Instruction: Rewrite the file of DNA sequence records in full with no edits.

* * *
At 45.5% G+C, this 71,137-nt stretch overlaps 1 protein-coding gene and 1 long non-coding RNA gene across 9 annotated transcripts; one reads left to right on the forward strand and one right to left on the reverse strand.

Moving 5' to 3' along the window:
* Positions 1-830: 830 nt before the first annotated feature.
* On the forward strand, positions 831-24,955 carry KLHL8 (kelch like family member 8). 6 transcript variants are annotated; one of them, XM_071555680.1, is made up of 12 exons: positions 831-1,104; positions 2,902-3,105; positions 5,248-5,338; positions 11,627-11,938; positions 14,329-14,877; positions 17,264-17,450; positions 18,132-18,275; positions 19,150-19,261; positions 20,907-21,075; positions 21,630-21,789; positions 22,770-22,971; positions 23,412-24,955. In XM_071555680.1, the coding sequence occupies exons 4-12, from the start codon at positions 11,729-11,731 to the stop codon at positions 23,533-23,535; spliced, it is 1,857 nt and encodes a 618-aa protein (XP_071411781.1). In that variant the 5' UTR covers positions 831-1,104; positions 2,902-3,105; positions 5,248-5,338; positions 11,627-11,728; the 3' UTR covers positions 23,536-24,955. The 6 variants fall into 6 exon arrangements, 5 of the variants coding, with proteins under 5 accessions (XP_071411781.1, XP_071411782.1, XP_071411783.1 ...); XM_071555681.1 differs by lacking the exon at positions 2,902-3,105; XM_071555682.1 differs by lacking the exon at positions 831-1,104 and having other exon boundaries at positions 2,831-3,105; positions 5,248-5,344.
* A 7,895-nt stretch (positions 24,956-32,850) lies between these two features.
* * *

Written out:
At 45.5% G+C, this 71,137-nt stretch overlaps 1 protein-coding gene and 1 long non-coding RNA gene across 9 annotated transcripts; one reads left to right on the forward strand and one right to left on the reverse strand.

Moving 5' to 3' along the window:
* Positions 1-830: 830 nt before the first annotated feature.
* On the forward strand, positions 831-24,955 carry KLHL8 (kelch like family member 8). 6 transcript variants are annotated; one of them, XM_071555680.1, is made up of 12 exons: positions 831-1,104; positions 2,902-3,105; positions 5,248-5,338; positions 11,627-11,938; positions 14,329-14,877; positions 17,264-17,450; positions 18,132-18,275; positions 19,150-19,261; positions 20,907-21,075; positions 21,630-21,789; positions 22,770-22,971; positions 23,412-24,955. In XM_071555680.1, the coding sequence occupies exons 4-12, from the start codon at positions 11,729-11,731 to the stop codon at positions 23,533-23,535; spliced, it is 1,857 nt and encodes a 618-aa protein (XP_071411781.1). In that variant the 5' UTR covers positions 831-1,104; positions 2,902-3,105; positions 5,248-5,338; positions 11,627-11,728; the 3' UTR covers positions 23,536-24,955. The 6 variants fall into 6 exon arrangements, 5 of the variants coding, with proteins under 5 accessions (XP_071411781.1, XP_071411782.1, XP_071411783.1 ...); XM_071555681.1 differs by lacking the exon at positions 2,902-3,105; XM_071555682.1 differs by lacking the exon at positions 831-1,104 and having other exon boundaries at positions 2,831-3,105; positions 5,248-5,344.
* A 7,895-nt stretch (positions 24,956-32,850) lies between these two features.